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The right to die with dignity

By Shyamal Majumdar
May 22, 2015 12:01 IST
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The best tribute to Aruna Shanbaug would be to take some legislative action on ending the mental and financial trauma of those who can't live outside of a hospital again

Students pay tribute to Aruna Shanbaug. Photograph: Deepak Salvi/

A regular reader called on Monday evening -- the day Aruna Shanbaug finally died after 42 years of “living” in a vegetative state. The reader (he wanted to remain anonymous) was at pains to explain why denying a person the right to die with dignity was an inhuman act. And he was speaking from his personal experience.

His brother, left paralysed from the shoulders down after a severe spinal injury, “had to” live for 15 years more even though he was unable to move and was dependent on a ventilator to breathe. After he was told by doctors that he couldn’t live outside of a hospital again, the man begged the doctors to take off his breathing tube so that his family was at least spared the daily mental and financial agony. The doctors obviously had no option but to turn down his pleas. He finally succumbed to a heart attack 15 years later, by which time his wife had become a mental wreck and his kids had to be taken care of by a few relatives who pooled in money.

The question that follows is -- could he and his family have been spared the mental and financial trauma for so long? Could that hospital bed be better used for someone who had some chance of recovery?

The law, as it stands now, is clear in its answer -- no.

For, such cases do not meet the conditions prescribed by the Supreme Court for “passive euthanasia” -- he wasn’t brain-dead and he was not in a “persistent vegetative state” for whom the feed can be tapered out and pain-managing palliatives be added.

MUST READ: Aruna Shanbaug, euthanasia and whose life is it anyway?

Ironically, the court judgment had come in 2011 while rejecting a petition made by the NGO Common Cause for the mercy killing of Shanbaug. The judges did not allow the petition, even though Shanbaug was going through unbearable physical pain and lived just because of the mashed food being put into her mouth all these years. The nurses at Mumbai’s KingEdwardMemorial Hospital, who had celebrated after the rejection of the mercy killing petition, would do well to ask themselves whether they were treating the hapless woman as some kind of a trophy of their kindness.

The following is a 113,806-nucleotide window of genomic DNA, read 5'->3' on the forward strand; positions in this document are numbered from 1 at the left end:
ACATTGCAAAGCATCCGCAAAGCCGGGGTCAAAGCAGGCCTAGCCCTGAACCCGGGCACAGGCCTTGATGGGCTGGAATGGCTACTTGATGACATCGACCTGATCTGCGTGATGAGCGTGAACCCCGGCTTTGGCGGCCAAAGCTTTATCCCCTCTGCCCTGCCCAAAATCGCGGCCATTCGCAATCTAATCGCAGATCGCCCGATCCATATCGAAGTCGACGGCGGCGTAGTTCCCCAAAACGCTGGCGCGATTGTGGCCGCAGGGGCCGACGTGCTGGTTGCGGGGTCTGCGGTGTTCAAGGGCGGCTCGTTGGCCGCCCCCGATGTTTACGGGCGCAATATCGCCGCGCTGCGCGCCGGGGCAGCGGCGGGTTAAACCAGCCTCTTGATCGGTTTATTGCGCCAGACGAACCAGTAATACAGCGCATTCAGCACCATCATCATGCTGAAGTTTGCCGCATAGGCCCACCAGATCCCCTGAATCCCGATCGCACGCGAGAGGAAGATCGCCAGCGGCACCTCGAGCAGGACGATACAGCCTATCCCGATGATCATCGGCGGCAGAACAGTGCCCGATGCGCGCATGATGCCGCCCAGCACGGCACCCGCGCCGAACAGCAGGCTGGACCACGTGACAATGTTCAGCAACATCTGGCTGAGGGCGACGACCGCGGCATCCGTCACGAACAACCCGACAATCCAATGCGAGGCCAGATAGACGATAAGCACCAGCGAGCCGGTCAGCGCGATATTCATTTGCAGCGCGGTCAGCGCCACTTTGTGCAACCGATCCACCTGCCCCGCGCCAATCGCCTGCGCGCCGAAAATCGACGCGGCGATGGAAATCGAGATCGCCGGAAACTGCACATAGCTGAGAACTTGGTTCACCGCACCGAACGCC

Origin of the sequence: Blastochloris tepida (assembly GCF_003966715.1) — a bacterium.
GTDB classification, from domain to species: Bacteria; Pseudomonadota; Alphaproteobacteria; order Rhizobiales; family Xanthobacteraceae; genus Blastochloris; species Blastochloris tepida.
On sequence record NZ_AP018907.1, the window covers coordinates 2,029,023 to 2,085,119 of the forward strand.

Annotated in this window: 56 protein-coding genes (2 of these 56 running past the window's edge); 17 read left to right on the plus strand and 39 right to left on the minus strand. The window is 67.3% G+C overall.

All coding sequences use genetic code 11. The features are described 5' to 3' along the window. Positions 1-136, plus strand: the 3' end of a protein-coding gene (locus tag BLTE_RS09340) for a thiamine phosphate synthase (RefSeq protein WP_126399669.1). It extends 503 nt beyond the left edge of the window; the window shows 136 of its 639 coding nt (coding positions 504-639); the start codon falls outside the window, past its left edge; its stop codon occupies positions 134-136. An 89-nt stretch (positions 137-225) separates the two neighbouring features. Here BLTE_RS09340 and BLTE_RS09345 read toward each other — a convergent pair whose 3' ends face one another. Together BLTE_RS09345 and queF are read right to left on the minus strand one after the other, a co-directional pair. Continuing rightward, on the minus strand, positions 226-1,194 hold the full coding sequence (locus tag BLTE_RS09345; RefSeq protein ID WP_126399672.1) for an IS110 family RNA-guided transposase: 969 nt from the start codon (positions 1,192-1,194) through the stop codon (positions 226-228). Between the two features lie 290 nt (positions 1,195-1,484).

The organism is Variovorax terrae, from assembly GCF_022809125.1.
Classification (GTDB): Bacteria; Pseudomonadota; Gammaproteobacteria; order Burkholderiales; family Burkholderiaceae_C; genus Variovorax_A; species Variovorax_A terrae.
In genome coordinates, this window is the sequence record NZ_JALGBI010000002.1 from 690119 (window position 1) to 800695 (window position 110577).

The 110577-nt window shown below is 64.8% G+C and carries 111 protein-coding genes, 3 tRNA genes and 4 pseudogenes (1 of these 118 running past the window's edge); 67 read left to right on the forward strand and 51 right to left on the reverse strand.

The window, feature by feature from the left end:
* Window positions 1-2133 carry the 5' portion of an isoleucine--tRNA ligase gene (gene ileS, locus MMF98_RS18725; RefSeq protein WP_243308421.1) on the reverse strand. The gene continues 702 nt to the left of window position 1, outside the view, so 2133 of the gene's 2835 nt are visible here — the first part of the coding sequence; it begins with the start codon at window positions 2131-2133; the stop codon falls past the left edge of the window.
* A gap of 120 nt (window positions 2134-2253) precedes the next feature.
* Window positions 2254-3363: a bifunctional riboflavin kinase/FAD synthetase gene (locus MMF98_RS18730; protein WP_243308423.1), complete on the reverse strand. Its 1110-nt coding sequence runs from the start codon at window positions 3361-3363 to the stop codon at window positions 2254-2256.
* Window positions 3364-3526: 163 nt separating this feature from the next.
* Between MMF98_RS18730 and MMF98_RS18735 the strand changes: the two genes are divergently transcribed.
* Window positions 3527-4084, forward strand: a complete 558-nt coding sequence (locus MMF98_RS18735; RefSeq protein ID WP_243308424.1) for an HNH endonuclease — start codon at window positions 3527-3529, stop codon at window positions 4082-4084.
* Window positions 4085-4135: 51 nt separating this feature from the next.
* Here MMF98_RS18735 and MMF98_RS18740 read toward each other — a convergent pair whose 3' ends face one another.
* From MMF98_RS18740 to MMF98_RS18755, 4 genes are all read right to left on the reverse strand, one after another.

Shanbaug or the brother of the reader mentioned in the opening paragraphs are not alone in their grief. There have been many cases of cruelty imposed on people and their families who have been denied euthanasia.

One such well-publicised case was that of Jeet Narayan of Mirzapur. In 2008, Narayan pleaded for assisted death for his four sons, all crippled and paralysed below the neck, and there was hardly any money to take care of them. The President of India rejected his plea and no one knows the fate of the family. There’s more. An IANS report mentioned the case of Dilip Machua, a 30-year-old slag picker from Jamshedpur who was paralysed after an accident in November 2008. His plea for euthanasia was rejected and he died a painful, slow death much later.

Only four countries in Europe and three states in the US have laws permitting some form of euthanasia. In several other countries, piecemeal judicial or legislative measures have been taken towards evolving a statute on euthanasia. But barring these places, any form of assisted suicide or death is considered illegal, almost universally. This is especially tragic for developing countries such as India where even basic health care is missing or out of bounds for most and people have to see their near and dear ones sink bit by bit.

Religion has also played a critical role in non-acceptance of euthanasia, with most religious leaders treating it as a sin. This is strange as the Jains and Hindus have a ritual of Santhara and Prayopavesa -- voluntary death by fasting. The Mahabharata talks about Iccha-mrityu (self-willed death) as a blessing that Shantanu had granted to his son Gangaputra Devavrata, better known as Bhishma.

The net result of all this inbuilt bias has been simple. Even though the Supreme Court accepted conditional passive euthanasia in 2011, there has been zero follow-up in terms of legislation thereafter, except for some we-are-studying-it kind of assurance by the government of the day. The best tribute to Shanbaug would be some action on this front.

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Shyamal Majumdar
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